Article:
Ten boys who had nowhere to go after the center reunited 23 boys with their families through an emergency integration program were forced to spend nights in forests around the town since they were no longer wanted on the streets.
Sr. Winnie was shown in many images braving rains to feed the street boys in the open before they would retire to their hideouts, away from brutal police officers and equally hostile Kitale residents.
“No one wants to see the boys on the streets. When the police on patrol see them on the streets at night as they (police) enforce the curfew, they beat them very badly. Many street boys I know now retire to forests and railway centers for the night and only show up on the streets at daybreak,” said Sr. Winnie said in the April interview with ACI Africa.
The COVID-19 turbulence had not stopped Sr. Winnie from reaching out to the boys who were still living on the streets as well as conducting home visits for those who had been reunited with their families.
(Story continues below)
When she spoke to ACI Africa before the Presidential award, Sr. Winnie had mobilized the 10 boys to Kitale showground where she assembled the boys for a meal and gave them a separate share to eat from their hideouts.
Mondays, Wednesdays and Fridays are days when staff at USC take food to waiting street children at the Kitale showground where the boys like hanging out. Tuesdays and Thursdays are reserved for conducting home visits to check on the progress of the boys in their homes.
“We encourage the boys to carry food containers where we serve them food on three weekdays. After eating the meal together, they take the rest away in their food containers,” Sr. Winnie said.
But on Tuesday, June 2, a day after the award, Sr. Winnie reported that she had already secured a space within the Sacred Heart Cathedral compound where the boys eat their food with a roof over their head.
“Kitale is an interesting place. It is always raining over here and sometimes it rains without warning. That’s why most of our meals were served in the rains. But now I’m glad we have a safe place where we can eat together in peace,” she says and adds, “Many days I was so emotional seeing the children in the rain. Their image lingered in my head every time I left them in those rains.”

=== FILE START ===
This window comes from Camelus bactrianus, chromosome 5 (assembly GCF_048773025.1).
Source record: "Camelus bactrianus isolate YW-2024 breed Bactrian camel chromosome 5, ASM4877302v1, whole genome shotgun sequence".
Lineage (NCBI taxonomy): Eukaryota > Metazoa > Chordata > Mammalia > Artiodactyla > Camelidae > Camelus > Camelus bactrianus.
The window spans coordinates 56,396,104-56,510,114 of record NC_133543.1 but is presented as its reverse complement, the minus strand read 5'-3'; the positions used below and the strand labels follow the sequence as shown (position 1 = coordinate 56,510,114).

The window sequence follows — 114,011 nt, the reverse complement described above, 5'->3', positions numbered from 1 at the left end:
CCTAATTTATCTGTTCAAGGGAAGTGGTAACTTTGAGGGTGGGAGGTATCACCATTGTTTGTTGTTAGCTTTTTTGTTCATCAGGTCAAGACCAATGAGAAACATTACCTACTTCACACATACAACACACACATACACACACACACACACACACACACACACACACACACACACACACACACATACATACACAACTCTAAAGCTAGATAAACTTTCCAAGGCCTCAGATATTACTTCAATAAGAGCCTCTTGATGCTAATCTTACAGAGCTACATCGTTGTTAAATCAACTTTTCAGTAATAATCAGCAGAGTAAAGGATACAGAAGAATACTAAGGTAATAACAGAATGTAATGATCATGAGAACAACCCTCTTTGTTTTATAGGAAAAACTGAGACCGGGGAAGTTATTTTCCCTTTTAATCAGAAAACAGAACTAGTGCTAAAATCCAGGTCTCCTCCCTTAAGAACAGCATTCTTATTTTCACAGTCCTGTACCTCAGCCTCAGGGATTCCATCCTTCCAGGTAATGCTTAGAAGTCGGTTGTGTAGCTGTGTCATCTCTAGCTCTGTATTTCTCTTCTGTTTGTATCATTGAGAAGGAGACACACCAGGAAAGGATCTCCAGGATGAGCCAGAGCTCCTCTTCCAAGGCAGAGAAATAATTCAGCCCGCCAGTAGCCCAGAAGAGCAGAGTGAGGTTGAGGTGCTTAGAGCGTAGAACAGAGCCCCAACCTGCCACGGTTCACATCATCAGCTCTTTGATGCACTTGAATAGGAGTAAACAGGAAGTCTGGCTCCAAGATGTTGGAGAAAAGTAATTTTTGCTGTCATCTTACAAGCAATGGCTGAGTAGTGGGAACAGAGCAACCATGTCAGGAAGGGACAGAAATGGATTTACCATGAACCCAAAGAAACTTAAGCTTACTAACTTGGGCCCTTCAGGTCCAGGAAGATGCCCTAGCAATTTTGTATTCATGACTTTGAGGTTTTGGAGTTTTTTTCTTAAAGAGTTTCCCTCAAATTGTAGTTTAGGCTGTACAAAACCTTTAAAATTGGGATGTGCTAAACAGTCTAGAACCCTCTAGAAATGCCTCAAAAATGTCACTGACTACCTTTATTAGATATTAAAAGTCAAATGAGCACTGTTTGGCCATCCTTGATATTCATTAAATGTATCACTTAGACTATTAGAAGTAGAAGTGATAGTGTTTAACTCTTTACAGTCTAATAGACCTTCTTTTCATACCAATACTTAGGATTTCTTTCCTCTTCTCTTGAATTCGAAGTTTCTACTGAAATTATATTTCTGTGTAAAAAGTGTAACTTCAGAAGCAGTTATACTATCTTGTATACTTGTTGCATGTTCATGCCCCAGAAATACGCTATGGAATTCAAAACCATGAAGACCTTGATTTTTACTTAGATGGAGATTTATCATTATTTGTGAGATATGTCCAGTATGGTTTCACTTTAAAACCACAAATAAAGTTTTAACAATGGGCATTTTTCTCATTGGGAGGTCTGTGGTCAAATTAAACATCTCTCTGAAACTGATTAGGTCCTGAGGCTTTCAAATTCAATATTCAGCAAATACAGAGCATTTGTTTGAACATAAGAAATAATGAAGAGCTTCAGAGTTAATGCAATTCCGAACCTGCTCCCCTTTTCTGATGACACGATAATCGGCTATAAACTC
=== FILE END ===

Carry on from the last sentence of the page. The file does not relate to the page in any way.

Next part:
Additionally, she says, some adults showed up whenever her team brought food to the showground and she had no way of sending them away so that the boys would have enough to eat.
Weighed down by the pain of the street children, Sr. Winnie approached the Vicar General of Kitale Diocese who gave her project a space within the Immaculate Heart Cathedral premises and she has since relocated the boys from the open showground.
“Today, the boys don’t have to eat their food in a rush for fear of rain. They also have time to socialize after a meal because they have a roof over their head,” she says.
Additionally, the center has seen a consistency in attendance for meals, which is a plus for the organization that is interested in establishing a relationship with the boys for a successful integration process.
Two of the boys that had been reunited with their families after the announcement of the curfew have already come back on the streets.